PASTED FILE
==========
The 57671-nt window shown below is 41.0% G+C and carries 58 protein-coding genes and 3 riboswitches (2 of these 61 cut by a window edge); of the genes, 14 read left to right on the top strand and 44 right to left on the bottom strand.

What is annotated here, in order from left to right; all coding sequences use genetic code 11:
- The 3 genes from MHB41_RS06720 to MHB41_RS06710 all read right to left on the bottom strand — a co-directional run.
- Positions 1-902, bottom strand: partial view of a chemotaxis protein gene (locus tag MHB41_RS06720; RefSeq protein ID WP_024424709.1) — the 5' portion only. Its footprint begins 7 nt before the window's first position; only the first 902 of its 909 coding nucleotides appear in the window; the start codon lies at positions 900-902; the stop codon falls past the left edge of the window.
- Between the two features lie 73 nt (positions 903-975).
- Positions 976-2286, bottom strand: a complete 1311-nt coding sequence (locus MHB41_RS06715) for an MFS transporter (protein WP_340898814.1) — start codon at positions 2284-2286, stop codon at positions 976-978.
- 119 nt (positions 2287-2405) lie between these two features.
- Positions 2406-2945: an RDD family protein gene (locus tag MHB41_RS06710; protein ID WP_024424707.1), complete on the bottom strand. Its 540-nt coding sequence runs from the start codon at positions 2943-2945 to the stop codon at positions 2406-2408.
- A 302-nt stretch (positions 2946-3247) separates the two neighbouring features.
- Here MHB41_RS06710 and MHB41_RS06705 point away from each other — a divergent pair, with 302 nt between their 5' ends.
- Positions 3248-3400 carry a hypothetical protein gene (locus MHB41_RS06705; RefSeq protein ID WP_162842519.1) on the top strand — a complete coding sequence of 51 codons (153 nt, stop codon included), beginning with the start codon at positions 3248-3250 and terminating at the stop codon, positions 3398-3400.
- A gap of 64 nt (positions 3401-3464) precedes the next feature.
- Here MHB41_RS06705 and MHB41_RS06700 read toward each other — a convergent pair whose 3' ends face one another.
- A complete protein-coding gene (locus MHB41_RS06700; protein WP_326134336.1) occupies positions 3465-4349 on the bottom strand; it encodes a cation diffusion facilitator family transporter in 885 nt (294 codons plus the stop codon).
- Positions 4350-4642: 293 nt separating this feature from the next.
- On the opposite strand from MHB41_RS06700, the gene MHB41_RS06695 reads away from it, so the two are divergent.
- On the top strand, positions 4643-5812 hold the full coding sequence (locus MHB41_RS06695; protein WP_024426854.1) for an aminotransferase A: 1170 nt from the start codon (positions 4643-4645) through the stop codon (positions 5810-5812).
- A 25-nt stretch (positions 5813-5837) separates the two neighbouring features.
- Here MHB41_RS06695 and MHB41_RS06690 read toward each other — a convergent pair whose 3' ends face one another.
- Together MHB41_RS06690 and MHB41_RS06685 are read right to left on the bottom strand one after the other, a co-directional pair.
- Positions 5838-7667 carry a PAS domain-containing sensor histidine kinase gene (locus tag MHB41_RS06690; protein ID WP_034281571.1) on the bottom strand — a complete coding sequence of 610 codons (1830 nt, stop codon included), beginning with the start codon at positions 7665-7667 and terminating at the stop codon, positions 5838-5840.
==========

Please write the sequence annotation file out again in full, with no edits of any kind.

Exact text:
The 57671-nt window shown below is 41.0% G+C and carries 58 protein-coding genes and 3 riboswitches (2 of these 61 cut by a window edge); of the genes, 14 read left to right on the top strand and 44 right to left on the bottom strand.

What is annotated here, in order from left to right; all coding sequences use genetic code 11:
- The 3 genes from MHB41_RS06720 to MHB41_RS06710 all read right to left on the bottom strand — a co-directional run.
- Positions 1-902, bottom strand: partial view of a chemotaxis protein gene (locus tag MHB41_RS06720; RefSeq protein ID WP_024424709.1) — the 5' portion only. Its footprint begins 7 nt before the window's first position; only the first 902 of its 909 coding nucleotides appear in the window; the start codon lies at positions 900-902; the stop codon falls past the left edge of the window.
- Between the two features lie 73 nt (positions 903-975).
- Positions 976-2286, bottom strand: a complete 1311-nt coding sequence (locus MHB41_RS06715) for an MFS transporter (protein WP_340898814.1) — start codon at positions 2284-2286, stop codon at positions 976-978.
- 119 nt (positions 2287-2405) lie between these two features.
- Positions 2406-2945: an RDD family protein gene (locus tag MHB41_RS06710; protein ID WP_024424707.1), complete on the bottom strand. Its 540-nt coding sequence runs from the start codon at positions 2943-2945 to the stop codon at positions 2406-2408.
- A 302-nt stretch (positions 2946-3247) separates the two neighbouring features.
- Here MHB41_RS06710 and MHB41_RS06705 point away from each other — a divergent pair, with 302 nt between their 5' ends.
- Positions 3248-3400 carry a hypothetical protein gene (locus MHB41_RS06705; RefSeq protein ID WP_162842519.1) on the top strand — a complete coding sequence of 51 codons (153 nt, stop codon included), beginning with the start codon at positions 3248-3250 and terminating at the stop codon, positions 3398-3400.
- A gap of 64 nt (positions 3401-3464) precedes the next feature.
- Here MHB41_RS06705 and MHB41_RS06700 read toward each other — a convergent pair whose 3' ends face one another.
- A complete protein-coding gene (locus MHB41_RS06700; protein WP_326134336.1) occupies positions 3465-4349 on the bottom strand; it encodes a cation diffusion facilitator family transporter in 885 nt (294 codons plus the stop codon).
- Positions 4350-4642: 293 nt separating this feature from the next.
- On the opposite strand from MHB41_RS06700, the gene MHB41_RS06695 reads away from it, so the two are divergent.
- On the top strand, positions 4643-5812 hold the full coding sequence (locus MHB41_RS06695; protein WP_024426854.1) for an aminotransferase A: 1170 nt from the start codon (positions 4643-4645) through the stop codon (positions 5810-5812).
- A 25-nt stretch (positions 5813-5837) separates the two neighbouring features.
- Here MHB41_RS06695 and MHB41_RS06690 read toward each other — a convergent pair whose 3' ends face one another.
- Together MHB41_RS06690 and MHB41_RS06685 are read right to left on the bottom strand one after the other, a co-directional pair.
- Positions 5838-7667 carry a PAS domain-containing sensor histidine kinase gene (locus tag MHB41_RS06690; protein ID WP_034281571.1) on the bottom strand — a complete coding sequence of 610 codons (1830 nt, stop codon included), beginning with the start codon at positions 7665-7667 and terminating at the stop codon, positions 5838-5840.